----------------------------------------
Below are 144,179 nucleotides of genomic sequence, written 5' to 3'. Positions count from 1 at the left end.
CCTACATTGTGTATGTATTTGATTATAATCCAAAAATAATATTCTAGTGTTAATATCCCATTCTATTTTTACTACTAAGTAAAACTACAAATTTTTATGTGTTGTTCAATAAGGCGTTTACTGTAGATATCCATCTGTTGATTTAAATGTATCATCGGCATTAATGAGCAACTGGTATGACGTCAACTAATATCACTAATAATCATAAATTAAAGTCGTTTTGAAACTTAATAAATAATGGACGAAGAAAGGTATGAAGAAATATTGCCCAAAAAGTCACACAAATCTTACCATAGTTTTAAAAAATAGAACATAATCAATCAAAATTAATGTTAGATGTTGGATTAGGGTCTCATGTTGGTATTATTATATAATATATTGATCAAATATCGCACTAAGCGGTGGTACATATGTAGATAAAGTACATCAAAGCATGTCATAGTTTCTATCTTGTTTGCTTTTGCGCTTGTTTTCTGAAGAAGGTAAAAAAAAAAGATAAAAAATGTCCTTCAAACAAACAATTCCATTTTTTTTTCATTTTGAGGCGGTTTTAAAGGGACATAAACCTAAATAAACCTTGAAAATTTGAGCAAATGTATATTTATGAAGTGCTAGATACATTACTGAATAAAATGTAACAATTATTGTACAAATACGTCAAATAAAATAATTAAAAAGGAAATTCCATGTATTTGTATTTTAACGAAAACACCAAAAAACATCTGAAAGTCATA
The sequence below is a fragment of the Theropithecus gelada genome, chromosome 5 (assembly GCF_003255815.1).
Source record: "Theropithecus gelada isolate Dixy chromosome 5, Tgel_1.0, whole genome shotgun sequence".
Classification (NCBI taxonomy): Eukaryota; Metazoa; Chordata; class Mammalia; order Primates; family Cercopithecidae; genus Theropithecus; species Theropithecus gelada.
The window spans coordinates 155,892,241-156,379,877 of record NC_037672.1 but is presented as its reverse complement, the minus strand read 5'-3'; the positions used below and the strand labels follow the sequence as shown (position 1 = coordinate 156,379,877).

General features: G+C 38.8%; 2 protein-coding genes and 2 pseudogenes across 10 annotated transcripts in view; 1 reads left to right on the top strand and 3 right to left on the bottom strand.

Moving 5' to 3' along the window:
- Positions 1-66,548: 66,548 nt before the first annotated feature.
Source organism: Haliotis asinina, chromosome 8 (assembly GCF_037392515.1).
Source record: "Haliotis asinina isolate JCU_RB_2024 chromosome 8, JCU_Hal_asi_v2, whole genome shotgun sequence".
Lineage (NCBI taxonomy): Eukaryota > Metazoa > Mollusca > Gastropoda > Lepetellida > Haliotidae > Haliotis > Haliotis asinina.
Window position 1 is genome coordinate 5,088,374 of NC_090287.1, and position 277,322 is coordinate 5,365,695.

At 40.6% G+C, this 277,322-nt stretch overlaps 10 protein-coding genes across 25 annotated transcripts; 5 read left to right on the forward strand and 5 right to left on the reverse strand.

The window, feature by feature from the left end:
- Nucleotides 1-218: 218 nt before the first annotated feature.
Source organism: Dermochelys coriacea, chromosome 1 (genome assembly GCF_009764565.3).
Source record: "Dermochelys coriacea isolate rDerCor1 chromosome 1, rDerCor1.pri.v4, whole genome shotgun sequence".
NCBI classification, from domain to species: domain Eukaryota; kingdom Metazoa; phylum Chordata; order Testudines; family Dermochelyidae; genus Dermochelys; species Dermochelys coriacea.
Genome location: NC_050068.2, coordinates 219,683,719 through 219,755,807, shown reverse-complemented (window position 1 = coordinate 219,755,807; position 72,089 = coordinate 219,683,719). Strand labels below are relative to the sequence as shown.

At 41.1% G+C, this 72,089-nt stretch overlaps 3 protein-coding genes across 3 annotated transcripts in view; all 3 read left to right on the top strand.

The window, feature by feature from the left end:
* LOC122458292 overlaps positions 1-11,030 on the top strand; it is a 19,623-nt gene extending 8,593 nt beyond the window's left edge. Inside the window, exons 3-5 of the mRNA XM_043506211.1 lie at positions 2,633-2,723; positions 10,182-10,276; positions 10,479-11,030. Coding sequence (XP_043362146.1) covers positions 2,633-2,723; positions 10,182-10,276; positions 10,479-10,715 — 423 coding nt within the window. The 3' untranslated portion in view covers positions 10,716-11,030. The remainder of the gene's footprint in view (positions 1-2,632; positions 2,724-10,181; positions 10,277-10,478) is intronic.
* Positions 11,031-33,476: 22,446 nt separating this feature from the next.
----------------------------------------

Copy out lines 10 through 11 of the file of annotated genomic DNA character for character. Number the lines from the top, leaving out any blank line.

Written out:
Source organism: Haliotis asinina, chromosome 8 (assembly GCF_037392515.1).
Source record: "Haliotis asinina isolate JCU_RB_2024 chromosome 8, JCU_Hal_asi_v2, whole genome shotgun sequence".